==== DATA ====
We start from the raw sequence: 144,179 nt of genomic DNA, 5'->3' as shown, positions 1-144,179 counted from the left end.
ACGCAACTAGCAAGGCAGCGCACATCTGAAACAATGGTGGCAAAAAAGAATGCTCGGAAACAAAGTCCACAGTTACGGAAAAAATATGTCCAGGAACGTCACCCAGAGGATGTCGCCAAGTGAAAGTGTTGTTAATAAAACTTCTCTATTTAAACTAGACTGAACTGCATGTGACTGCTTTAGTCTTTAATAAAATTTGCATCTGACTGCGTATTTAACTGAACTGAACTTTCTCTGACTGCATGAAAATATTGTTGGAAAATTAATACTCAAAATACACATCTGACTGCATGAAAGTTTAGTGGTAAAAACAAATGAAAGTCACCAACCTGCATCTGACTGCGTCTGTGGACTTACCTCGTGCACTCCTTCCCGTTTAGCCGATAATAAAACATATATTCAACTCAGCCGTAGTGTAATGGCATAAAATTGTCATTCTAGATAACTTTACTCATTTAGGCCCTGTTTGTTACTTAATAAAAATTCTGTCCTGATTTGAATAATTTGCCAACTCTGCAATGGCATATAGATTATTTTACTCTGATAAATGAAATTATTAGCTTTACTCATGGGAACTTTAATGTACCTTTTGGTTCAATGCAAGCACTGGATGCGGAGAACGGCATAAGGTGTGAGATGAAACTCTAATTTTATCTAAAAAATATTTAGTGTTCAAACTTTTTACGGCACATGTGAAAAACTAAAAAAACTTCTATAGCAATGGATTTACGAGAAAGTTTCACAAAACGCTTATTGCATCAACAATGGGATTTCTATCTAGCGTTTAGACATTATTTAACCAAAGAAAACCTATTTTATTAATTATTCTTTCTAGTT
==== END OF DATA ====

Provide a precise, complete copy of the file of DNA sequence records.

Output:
We start from the raw sequence: 144,179 nt of genomic DNA, 5'->3' as shown, positions 1-144,179 counted from the left end.
ACGCAACTAGCAAGGCAGCGCACATCTGAAACAATGGTGGCAAAAAAGAATGCTCGGAAACAAAGTCCACAGTTACGGAAAAAATATGTCCAGGAACGTCACCCAGAGGATGTCGCCAAGTGAAAGTGTTGTTAATAAAACTTCTCTATTTAAACTAGACTGAACTGCATGTGACTGCTTTAGTCTTTAATAAAATTTGCATCTGACTGCGTATTTAACTGAACTGAACTTTCTCTGACTGCATGAAAATATTGTTGGAAAATTAATACTCAAAATACACATCTGACTGCATGAAAGTTTAGTGGTAAAAACAAATGAAAGTCACCAACCTGCATCTGACTGCGTCTGTGGACTTACCTCGTGCACTCCTTCCCGTTTAGCCGATAATAAAACATATATTCAACTCAGCCGTAGTGTAATGGCATAAAATTGTCATTCTAGATAACTTTACTCATTTAGGCCCTGTTTGTTACTTAATAAAAATTCTGTCCTGATTTGAATAATTTGCCAACTCTGCAATGGCATATAGATTATTTTACTCTGATAAATGAAATTATTAGCTTTACTCATGGGAACTTTAATGTACCTTTTGGTTCAATGCAAGCACTGGATGCGGAGAACGGCATAAGGTGTGAGATGAAACTCTAATTTTATCTAAAAAATATTTAGTGTTCAAACTTTTTACGGCACATGTGAAAAACTAAAAAAACTTCTATAGCAATGGATTTACGAGAAAGTTTCACAAAACGCTTATTGCATCAACAATGGGATTTCTATCTAGCGTTTAGACATTATTTAACCAAAGAAAACCTATTTTATTAATTATTCTTTCTAGTT